A recent assignment in my Daily Draw group was: choose an object and draw that object each day for a week. I chose a mask that I bought last October in Florence, Italy, from a street vendor. It was cheap, probably made in China, but I liked it anyway. Here are some of those drawings, the last being the one drawing that meant the most to me. These were all done using the Sketch Club app for iPad, along with more than one photo editing app to crop, manipulate color, duplicate, flip and collage.
When I saw the assignment for last week's Daily Draw, my heart sank. "Childhood Memories." I don't have that many good childhood memories. As an adult, years of therapy (individual, marriage, group) gradually helped me to "un-numb," grieve, and, as much as possible, move on. These days, I find it is best to not dwell on the events of my childhood, except to answer a question or to help someone else know that they are not alone. I did not relish this assignment. But, I committed to do a drawing a day, based on the subject given. So, I plunged in. I did these drawings on the iPad, using the Sketch Club app, and doing some cropping and color editing with the Camera+ app. I tried to find the positive memories.
So first. I always read, voraciously. The first drawing? I still have my old copy of Winnie-the-Pooh. Not the Disney version, the original. A good memory. And, second, I remembered playing in a pothole after a heavy rain with my best friend, Mary Elizabeth. We were perhaps four years old.
The assignment had stirred up some bad memories, even tho I tried to focus on the positive. I missed one day, due to emotional exhaustion, I suppose. But, the next day, the last day, I found one of the best memories. I did the text below left using Sketch Club, which has a text setting.
The current week's assignment: pick an object, draw it each day using a different technique/style. I will post those drawings next week. And, for your amusement., here is a Chef Boy-Ar-Dee commercial from 1953, the year before I was born:
My favorite week of the Daily Draw Group: pick an album and do a drawing a day based on a different song title each day. I picked Abbey Road, by the Beatles. Usually, I prefer to draw from life. I have the devil of a time trying to draw from my imagination. I enjoyed this particular assignment, tho. Here are my four favorites of that week, all done on the iPad, using the Sketch Club app, then editing in Camera+ and a few other photo-editing apps.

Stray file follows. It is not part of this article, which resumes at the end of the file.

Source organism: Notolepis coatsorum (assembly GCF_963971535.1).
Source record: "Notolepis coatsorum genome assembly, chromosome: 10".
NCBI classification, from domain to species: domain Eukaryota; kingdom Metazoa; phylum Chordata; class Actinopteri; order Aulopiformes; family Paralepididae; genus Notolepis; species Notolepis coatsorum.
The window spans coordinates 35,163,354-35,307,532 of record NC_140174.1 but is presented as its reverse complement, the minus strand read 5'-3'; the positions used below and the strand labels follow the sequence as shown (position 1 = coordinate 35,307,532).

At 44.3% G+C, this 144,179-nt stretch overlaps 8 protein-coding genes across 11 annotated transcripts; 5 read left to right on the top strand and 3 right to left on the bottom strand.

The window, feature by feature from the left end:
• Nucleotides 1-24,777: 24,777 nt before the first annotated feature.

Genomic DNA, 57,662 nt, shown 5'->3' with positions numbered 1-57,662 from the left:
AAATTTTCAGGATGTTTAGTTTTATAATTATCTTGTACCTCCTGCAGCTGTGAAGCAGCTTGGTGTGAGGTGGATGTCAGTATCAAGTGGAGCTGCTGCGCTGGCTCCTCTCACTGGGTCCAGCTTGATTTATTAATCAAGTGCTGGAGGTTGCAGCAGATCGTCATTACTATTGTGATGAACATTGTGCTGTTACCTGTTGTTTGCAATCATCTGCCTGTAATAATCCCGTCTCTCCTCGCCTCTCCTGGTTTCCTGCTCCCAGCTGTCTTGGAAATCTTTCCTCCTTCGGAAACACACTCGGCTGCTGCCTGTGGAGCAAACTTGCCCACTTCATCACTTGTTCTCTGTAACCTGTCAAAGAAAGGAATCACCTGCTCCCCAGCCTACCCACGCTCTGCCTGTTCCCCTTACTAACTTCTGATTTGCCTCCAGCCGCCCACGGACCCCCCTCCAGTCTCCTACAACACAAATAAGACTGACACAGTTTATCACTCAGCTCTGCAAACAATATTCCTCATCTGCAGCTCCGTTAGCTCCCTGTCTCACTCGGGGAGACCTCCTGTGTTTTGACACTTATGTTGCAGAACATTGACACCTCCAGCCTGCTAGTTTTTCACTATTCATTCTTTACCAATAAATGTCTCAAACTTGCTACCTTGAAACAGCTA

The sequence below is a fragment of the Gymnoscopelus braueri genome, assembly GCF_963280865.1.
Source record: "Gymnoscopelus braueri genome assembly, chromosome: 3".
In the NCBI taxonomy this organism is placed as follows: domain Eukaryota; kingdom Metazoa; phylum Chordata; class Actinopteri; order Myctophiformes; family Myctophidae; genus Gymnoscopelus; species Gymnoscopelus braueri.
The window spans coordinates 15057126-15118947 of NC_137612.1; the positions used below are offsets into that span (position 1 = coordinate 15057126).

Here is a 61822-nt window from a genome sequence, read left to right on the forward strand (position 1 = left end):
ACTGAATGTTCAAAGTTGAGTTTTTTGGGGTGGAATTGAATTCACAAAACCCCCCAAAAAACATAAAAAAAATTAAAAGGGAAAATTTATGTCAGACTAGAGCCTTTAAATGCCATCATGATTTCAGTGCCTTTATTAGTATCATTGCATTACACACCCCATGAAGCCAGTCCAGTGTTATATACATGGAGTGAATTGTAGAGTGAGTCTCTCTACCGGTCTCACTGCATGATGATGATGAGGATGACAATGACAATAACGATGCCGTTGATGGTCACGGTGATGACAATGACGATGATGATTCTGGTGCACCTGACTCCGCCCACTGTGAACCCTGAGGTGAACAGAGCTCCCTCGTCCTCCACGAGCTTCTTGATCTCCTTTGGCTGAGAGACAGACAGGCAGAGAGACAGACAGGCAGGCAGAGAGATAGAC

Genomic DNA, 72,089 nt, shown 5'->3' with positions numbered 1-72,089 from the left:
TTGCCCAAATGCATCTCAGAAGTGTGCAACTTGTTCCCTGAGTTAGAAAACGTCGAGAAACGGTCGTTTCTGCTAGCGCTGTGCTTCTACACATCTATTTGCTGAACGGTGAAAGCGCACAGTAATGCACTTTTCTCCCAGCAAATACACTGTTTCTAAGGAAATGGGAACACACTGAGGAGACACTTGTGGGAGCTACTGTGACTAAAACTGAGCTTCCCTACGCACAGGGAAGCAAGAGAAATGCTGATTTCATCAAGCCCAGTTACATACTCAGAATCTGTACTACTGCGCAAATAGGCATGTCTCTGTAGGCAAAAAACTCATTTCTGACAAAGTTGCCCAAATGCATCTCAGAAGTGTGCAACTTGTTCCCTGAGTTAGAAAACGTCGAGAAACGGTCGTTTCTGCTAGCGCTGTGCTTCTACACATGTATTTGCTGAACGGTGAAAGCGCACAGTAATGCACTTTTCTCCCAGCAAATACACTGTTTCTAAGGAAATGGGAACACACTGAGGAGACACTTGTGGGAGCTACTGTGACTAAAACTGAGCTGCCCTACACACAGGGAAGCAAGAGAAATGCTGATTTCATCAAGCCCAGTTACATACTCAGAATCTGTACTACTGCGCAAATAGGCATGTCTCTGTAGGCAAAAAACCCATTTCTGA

Yes, there were three others. But, I'll stop here. With my favorites.
I joined a group on Tumblr called The Daily Draw. We are given the theme for the upcoming week and commit to do a drawing a day based on the theme. My first week, the theme given was Vegetables. So, I came up with 7 drawings of vegetables that week. At the same time, I was getting work prepared for a group exhibit with the theme "New Beginnings." I pondered how I could use the vegetable drawings to go with this theme. So, I chose 4 of the drawings, all created using the Sketch Club app for iPad., then loading them into the Camera+ app to crop and boost the color. Here they are:
I used the Photo Wall app to make a collage of the four drawings. I had a problem, tho. The backgrounds did not match. Here it is, before I loaded it into ArtRage to work on the background color:
I loaded it into ArtRage and used the brush tool to work on the background and pull it all together. Now, an 8x8 inch print of the piece is mounted on an 8x8 Ampersand board, hanging in the "New Beginnings" exhibit. Here is the finished digital version:
The "New Beginnnings" exhibit is hanging in the "Open Doors" gallery at Hill Country Bible Church NW, 12124 RR 620 North, Austin, TX 78750.